The Americas

Colombian president meeting rival Uribe in bid to save peace

  • A supporter of the peace deal signed between the Colombian government and rebels of the Revolutionary Armed Forces of Colombia, FARC, wave a flag during a rally in front of Congress, in Bogota, Colombia, Monday, Oct. 3, 2016.  Colombians  rejected a peace deal with leftist rebels of the Revolutionary Armed Forces of Colombia, FARC, by a razor-thin margin in a national referendum Sunday, dismissing years of negotiations and delivering a setback to President Juan Manuel Santos. (AP Photo/Fernando Vergara)

    A supporter of the peace deal signed between the Colombian government and rebels of the Revolutionary Armed Forces of Colombia, FARC, wave a flag during a rally in front of Congress, in Bogota, Colombia, Monday, Oct. 3, 2016. Colombians rejected a peace deal with leftist rebels of the Revolutionary Armed Forces of Colombia, FARC, by a razor-thin margin in a national referendum Sunday, dismissing years of negotiations and delivering a setback to President Juan Manuel Santos. (AP Photo/Fernando Vergara)  (The Associated Press)

  • A man reads a newspaper with the headline that reads in Spanish: "Colombia said No" in Bogota, Colombia, Monday, Oct. 3, 2016. Voters rejected a peace deal with leftist rebels of the Revolutionary Armed Forces of Colombia, FARC, by a razor-thin margin in a national referendum Sunday, dismissing years of  negotiations and delivering a setback to President Juan Manuel Santos. Final results showed that 50.2 percent opposed the accord, while 49.8 percent favored it. (AP Photo/Fernando Vergara)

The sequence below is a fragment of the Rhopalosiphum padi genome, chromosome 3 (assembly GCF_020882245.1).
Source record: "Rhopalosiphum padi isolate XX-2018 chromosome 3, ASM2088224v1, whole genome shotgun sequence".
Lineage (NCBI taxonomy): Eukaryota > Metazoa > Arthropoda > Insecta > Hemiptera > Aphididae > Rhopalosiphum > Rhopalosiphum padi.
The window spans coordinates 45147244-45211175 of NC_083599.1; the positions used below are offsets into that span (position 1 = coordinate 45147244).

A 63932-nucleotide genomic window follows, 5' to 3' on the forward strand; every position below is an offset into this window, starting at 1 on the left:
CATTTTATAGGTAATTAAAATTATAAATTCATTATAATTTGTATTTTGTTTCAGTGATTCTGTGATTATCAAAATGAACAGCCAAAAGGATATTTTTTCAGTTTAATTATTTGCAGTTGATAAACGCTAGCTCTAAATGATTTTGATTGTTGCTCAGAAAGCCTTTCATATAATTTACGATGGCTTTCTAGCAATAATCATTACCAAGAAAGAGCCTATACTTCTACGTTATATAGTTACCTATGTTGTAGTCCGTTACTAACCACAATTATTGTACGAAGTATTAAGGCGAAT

A man reads a newspaper with the headline that reads in Spanish: "Colombia said No" in Bogota, Colombia, Monday, Oct. 3, 2016. Voters rejected a peace deal with leftist rebels of the Revolutionary Armed Forces of Colombia, FARC, by a razor-thin margin in a national referendum Sunday, dismissing years of negotiations and delivering a setback to President Juan Manuel Santos. Final results showed that 50.2 percent opposed the accord, while 49.8 percent favored it. (AP Photo/Fernando Vergara)  (The Associated Press)

  • Colombia's President Juan Manuel Santos prepares to cast his ballot in a referendum to decide whether or not to support the peace deal he signed with rebels of the Revolutionary Armed Forces of Colombia, FARC, in Bogota, Colombia, Sunday, Oct. 2, 2016.   (AP Photo/Fernando Vergara)

    Colombia's President Juan Manuel Santos prepares to cast his ballot in a referendum to decide whether or not to support the peace deal he signed with rebels of the Revolutionary Armed Forces of Colombia, FARC, in Bogota, Colombia, Sunday, Oct. 2, 2016. (AP Photo/Fernando Vergara)  (The Associated Press)

Colombian President Juan Manuel Santos will meet with his predecessor and chief opponent in a bid to save a peace deal with leftist rebels.

Santos' office says the president spoke with Alvaro Uribe by phone Tuesday and the two men will meet privately Wednesday.

Santos was defense minister under Uribe, and Uribe helped him be elected president, but the two angrily split shortly after Santos took office in 2010.

Santos has tried to extend an olive branch to his popular rival in the wake of Sunday's stunning referendum defeat of the peace accord with the Revolutionary Armed Forces of Colombia. Uribe led the "no" campaign, arguing that provisions that would keep rebels who committed serious war crimes from going to jail sets a bad example criminal gangs will seize on.